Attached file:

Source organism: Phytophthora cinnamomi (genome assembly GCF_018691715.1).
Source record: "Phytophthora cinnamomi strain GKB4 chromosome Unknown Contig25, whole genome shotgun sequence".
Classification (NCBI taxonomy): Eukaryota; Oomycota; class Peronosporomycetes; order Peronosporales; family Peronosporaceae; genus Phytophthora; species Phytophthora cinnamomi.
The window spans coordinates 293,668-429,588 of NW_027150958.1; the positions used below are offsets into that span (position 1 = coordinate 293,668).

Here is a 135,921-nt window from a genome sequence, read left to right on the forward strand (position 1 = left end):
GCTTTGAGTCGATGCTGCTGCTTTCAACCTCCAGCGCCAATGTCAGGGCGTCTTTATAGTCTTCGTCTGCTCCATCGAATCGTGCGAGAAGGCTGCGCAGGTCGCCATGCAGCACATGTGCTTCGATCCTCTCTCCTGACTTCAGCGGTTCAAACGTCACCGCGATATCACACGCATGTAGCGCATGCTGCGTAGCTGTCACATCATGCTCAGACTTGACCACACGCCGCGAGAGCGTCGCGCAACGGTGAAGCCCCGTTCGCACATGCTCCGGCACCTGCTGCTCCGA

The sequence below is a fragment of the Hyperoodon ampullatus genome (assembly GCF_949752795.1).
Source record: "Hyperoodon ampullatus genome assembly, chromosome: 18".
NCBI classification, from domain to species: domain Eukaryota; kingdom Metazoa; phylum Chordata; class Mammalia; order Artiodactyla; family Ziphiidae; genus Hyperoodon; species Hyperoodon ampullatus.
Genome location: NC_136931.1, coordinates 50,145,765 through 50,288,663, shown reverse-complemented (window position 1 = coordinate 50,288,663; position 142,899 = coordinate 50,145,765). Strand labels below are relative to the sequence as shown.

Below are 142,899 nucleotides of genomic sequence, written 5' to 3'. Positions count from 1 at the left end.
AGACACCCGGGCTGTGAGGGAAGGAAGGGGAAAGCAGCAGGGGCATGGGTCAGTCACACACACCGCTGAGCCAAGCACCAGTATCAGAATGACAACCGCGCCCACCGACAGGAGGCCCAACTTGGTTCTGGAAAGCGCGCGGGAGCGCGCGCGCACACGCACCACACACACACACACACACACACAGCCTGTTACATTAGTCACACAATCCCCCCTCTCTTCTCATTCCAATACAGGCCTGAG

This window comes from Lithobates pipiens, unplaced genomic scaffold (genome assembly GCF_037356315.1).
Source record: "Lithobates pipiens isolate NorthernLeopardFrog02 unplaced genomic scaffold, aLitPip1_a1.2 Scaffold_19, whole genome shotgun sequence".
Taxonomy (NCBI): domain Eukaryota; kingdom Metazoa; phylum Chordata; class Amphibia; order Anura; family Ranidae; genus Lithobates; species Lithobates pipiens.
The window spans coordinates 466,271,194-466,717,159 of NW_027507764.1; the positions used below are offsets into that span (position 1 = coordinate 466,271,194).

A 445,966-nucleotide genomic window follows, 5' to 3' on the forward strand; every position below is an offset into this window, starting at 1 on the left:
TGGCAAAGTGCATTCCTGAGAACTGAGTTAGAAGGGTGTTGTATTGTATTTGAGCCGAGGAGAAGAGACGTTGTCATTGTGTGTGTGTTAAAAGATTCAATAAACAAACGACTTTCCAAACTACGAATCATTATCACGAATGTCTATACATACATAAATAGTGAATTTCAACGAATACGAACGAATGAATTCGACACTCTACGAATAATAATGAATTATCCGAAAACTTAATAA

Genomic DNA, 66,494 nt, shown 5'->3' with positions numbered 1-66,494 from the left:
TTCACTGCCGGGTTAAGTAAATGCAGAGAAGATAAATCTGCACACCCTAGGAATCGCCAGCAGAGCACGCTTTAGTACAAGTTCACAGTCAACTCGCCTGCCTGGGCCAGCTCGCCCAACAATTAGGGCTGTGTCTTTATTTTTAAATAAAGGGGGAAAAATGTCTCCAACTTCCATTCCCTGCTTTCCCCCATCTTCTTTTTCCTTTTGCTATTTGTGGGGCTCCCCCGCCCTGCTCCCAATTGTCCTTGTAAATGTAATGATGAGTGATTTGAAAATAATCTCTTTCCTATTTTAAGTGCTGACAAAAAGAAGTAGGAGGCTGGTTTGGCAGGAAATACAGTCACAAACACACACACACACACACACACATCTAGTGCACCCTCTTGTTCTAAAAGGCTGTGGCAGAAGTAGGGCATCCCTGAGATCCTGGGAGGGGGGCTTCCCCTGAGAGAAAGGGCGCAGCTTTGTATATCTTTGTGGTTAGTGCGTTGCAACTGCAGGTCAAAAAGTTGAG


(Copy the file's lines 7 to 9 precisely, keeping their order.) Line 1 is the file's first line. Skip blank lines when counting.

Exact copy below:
The sequence below is a fragment of the Hyperoodon ampullatus genome (assembly GCF_949752795.1).
Source record: "Hyperoodon ampullatus genome assembly, chromosome: 18".
NCBI classification, from domain to species: domain Eukaryota; kingdom Metazoa; phylum Chordata; class Mammalia; order Artiodactyla; family Ziphiidae; genus Hyperoodon; species Hyperoodon ampullatus.